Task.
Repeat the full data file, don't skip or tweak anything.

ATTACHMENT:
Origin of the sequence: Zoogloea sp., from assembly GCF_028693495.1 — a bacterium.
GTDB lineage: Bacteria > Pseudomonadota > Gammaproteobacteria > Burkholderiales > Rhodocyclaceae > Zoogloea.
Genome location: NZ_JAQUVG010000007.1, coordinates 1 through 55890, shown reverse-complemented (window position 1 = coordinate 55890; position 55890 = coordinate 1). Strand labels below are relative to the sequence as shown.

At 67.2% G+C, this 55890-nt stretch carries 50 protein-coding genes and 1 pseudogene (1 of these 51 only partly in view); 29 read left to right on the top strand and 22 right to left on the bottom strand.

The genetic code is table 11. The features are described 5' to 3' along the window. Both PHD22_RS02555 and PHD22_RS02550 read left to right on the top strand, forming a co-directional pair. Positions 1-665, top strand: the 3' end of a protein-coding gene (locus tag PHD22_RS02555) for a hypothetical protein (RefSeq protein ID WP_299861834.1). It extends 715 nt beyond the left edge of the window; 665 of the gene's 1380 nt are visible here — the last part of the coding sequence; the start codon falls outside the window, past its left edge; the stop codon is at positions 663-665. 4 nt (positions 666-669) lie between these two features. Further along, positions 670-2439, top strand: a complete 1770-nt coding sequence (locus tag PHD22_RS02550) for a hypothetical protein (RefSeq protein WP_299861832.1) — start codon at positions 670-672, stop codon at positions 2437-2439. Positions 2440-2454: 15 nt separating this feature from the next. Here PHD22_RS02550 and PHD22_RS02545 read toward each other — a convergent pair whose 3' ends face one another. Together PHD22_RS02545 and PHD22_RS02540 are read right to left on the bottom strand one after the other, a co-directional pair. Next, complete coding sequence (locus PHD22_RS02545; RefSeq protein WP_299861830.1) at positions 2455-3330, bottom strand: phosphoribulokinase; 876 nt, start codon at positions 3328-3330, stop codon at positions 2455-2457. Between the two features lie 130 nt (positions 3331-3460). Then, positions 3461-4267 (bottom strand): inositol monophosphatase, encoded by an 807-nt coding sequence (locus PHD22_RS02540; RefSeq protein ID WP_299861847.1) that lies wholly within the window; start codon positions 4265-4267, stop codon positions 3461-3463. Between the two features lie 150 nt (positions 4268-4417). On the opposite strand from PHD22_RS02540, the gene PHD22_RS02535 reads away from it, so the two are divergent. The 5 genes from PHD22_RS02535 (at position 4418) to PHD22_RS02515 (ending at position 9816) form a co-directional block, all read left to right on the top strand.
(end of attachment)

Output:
Origin of the sequence: Zoogloea sp., from assembly GCF_028693495.1 — a bacterium.
GTDB lineage: Bacteria > Pseudomonadota > Gammaproteobacteria > Burkholderiales > Rhodocyclaceae > Zoogloea.
Genome location: NZ_JAQUVG010000007.1, coordinates 1 through 55890, shown reverse-complemented (window position 1 = coordinate 55890; position 55890 = coordinate 1). Strand labels below are relative to the sequence as shown.

At 67.2% G+C, this 55890-nt stretch carries 50 protein-coding genes and 1 pseudogene (1 of these 51 only partly in view); 29 read left to right on the top strand and 22 right to left on the bottom strand.

The genetic code is table 11. The features are described 5' to 3' along the window. Both PHD22_RS02555 and PHD22_RS02550 read left to right on the top strand, forming a co-directional pair. Positions 1-665, top strand: the 3' end of a protein-coding gene (locus tag PHD22_RS02555) for a hypothetical protein (RefSeq protein ID WP_299861834.1). It extends 715 nt beyond the left edge of the window; 665 of the gene's 1380 nt are visible here — the last part of the coding sequence; the start codon falls outside the window, past its left edge; the stop codon is at positions 663-665. 4 nt (positions 666-669) lie between these two features. Further along, positions 670-2439, top strand: a complete 1770-nt coding sequence (locus tag PHD22_RS02550) for a hypothetical protein (RefSeq protein WP_299861832.1) — start codon at positions 670-672, stop codon at positions 2437-2439. Positions 2440-2454: 15 nt separating this feature from the next. Here PHD22_RS02550 and PHD22_RS02545 read toward each other — a convergent pair whose 3' ends face one another. Together PHD22_RS02545 and PHD22_RS02540 are read right to left on the bottom strand one after the other, a co-directional pair. Next, complete coding sequence (locus PHD22_RS02545; RefSeq protein WP_299861830.1) at positions 2455-3330, bottom strand: phosphoribulokinase; 876 nt, start codon at positions 3328-3330, stop codon at positions 2455-2457. Between the two features lie 130 nt (positions 3331-3460). Then, positions 3461-4267 (bottom strand): inositol monophosphatase, encoded by an 807-nt coding sequence (locus PHD22_RS02540; RefSeq protein ID WP_299861847.1) that lies wholly within the window; start codon positions 4265-4267, stop codon positions 3461-3463. Between the two features lie 150 nt (positions 4268-4417). On the opposite strand from PHD22_RS02540, the gene PHD22_RS02535 reads away from it, so the two are divergent. The 5 genes from PHD22_RS02535 (at position 4418) to PHD22_RS02515 (ending at position 9816) form a co-directional block, all read left to right on the top strand.